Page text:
July 23, 2013

Mascarenhas, the underused revolutionary

England might not have got the best out of a very handy allrounder in one-day cricket but Dimitri Mascarenhas was the first English cricketer to tap into the potential of Twenty20

In August 2010, Dimitri Mascarenhas posted a tweet that many felt ended his international career. What is certain is that since his foul-mouthed abuse directed at National Selector Geoff Miller, Mascarenhas never played for England again, whether that was to do with his tweet, or his cricket will forever remain a mystery.

Mascarenhas' expletive-ridden tweet was posted after Geoff Miller had watched him play at a county match and didn't introduce himself to Mascarenhas who then vented his anger at this, and the fact his good friend, Jimmy Adams, had not been selected for England. This Twitter faux pas reveals a lot about Mascarenhas, who today announced that he would retire from cricket at the end of the season at the age of 35.

It was first and foremost, a tweet of loyalty, to his friend and fellow Hampshire boy Adams. It may be a mythical adage that sportsmen take joy from their team-mates' success but Mascarenhas proved it to be true in this instance. That same loyalty has been exhibited through 17 years of faith to his one and only county.

But more deeply than that, the tweet revealed a frustration, not just at England but at authority. Mascarenhas is and always has been an enormously undervalued cricketer, and although I may well be biased, I believe that he can count himself extremely unlucky to have played as few times for England as he did.

He took 450 first-class wickets, an outstanding feat, but it was in the limited overs formats that his cunning and guile came to the fore - his subtle changes of lengths, pace and abundance of variations aligned him brilliantly to the T20 age. Indeed, Mascarenhas was the first England player ever to play in the Indian Premier League, and went onto play in T20 leagues in Australia, New Zealand and Bangladesh. It wouldn't be pushing logical conclusions to call him a pioneer, especially for English county cricketers, of whom many have since followed his freelancing lead.

Arguably his most memorable years arrived at the end of his career. He played vital parts in Hampshire's victorious 2009 Friends Provident Trophy and last years Clydesdale Bank 40. But his crowning achievement will surely be leading Hampshire to two Friends Life t20; and he can now claim to be part of perhaps the best limited overs team in the country. Not to mention that in 2008 he was part of Rajasthan Royals' victory in the inaugural IPL; a tournament that will go down in history as changing cricket forever.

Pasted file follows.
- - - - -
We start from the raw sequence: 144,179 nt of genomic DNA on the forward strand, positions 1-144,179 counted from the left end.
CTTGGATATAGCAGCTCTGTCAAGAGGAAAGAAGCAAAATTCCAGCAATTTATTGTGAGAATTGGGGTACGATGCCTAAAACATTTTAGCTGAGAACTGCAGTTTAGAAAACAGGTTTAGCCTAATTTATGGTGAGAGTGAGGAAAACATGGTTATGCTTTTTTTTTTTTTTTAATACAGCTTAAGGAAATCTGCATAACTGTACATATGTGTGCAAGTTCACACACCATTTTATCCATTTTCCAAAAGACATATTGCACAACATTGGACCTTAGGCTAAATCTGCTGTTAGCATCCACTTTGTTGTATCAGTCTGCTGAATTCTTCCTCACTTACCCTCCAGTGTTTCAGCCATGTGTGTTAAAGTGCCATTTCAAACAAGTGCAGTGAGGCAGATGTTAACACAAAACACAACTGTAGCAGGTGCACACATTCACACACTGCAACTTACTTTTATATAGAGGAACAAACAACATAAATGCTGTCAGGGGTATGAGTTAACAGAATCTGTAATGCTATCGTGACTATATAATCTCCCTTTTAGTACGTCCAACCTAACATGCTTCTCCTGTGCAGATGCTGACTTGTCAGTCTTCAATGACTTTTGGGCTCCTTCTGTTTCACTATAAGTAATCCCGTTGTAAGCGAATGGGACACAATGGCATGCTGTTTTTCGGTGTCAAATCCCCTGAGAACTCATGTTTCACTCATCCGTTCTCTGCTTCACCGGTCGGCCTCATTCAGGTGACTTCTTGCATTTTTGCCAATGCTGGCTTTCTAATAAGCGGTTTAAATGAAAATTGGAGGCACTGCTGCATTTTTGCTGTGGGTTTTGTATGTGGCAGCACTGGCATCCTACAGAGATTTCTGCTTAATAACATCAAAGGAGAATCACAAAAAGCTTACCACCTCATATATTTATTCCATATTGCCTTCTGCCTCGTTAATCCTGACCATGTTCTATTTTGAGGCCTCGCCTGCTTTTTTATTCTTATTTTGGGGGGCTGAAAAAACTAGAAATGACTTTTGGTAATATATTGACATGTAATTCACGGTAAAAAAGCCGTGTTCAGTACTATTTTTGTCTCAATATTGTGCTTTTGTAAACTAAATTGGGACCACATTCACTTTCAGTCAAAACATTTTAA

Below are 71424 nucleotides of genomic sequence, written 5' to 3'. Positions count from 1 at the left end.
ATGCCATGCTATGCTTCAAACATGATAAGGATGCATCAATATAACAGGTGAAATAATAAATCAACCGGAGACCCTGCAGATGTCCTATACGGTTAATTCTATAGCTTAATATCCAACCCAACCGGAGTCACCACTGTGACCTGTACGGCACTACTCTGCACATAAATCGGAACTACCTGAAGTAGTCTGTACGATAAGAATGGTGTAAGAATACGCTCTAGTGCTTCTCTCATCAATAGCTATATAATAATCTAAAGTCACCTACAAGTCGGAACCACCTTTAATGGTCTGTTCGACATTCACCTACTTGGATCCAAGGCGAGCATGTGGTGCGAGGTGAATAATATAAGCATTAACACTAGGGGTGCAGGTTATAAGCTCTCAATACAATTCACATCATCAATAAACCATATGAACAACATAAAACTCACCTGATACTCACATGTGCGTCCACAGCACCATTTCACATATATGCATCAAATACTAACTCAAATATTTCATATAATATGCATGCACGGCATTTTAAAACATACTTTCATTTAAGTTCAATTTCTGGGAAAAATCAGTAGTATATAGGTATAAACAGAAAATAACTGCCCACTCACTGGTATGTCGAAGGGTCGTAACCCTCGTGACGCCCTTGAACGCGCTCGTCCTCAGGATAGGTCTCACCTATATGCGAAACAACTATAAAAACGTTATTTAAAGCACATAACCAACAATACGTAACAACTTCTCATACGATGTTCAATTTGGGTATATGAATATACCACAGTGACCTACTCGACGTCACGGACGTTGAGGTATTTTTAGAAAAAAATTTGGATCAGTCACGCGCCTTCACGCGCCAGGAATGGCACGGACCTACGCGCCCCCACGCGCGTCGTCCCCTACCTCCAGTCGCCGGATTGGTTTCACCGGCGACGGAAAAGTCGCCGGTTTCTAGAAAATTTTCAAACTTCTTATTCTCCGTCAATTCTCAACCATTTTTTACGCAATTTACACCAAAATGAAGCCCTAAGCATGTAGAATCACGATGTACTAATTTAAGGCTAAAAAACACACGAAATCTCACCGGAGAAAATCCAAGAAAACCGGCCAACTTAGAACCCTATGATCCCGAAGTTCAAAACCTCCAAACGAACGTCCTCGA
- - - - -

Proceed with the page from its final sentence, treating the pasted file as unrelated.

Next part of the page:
Earlier this year, in the midst of the IPL spot-fixing saga, I interviewed Mascarenhas in the hope that perhaps I'd get a few snippets of information from him on life in the glitzy league. It was a short, enlightening chat; not one that provided material for the most amazing article of all time, it was just friendly and cheerful. Nothing remarkable was said but what will stand out was an awful sense of resignation. He didn't express any anger or resentment towards any team or individual for perhaps not receiving the chances he deserved; he just seemed accepting of his fate as an underrated cricketer.

Would he play in the IPL again? He wasn't sure. Did he think he'd play in the Big Bash League again? He hoped so. Was he disappointed about his short England career? He didn't say so but sounded it. Selectors make their choices, he wasn't one of them. The whole chat followed a similar tone. Acceptance. Deflation. Resignation.

The only time he became particularly spirited was when he spoke of his own statistics. "I've got a really good record" he proudly proclaimed. Revealing perhaps another grain of disappointment at the lack of credit and attention he received.

He may well feel deflated or resigned to this fact, but on a purely basic level, in Mascarenhas' 17-year long career he managed the remarkable feat of bridging generations. He will be remembered as another "valuable county servant", a "loyal cricketer" and a "stalwart" but at the same time, he will be remembered, or at least should be remembered as somewhat of a revolutionary. He was the first and most definitely not the last, English county cricketer who realised the potential that domestic T20 leagues offered him, and with the blessing of his chairman and good friend Rod Bransgrove, pursued riches and acclaim with his ever-present professionalism.

He'll no doubt hope to receive another gig in the IPL next season; it was bitterly ironic that in his most recent stint there he was underused by a struggling Kings XI Punjab side. But if he doesn't play again, he will surely look back with warm regard at his time freelancing around the world, a much maligned but entirely understandable decision, one that will stand him in good stead in years to come.

Freddie Wilde is a teenage blogger based in Hampshire who first played cricket at the age of seven. He tweets here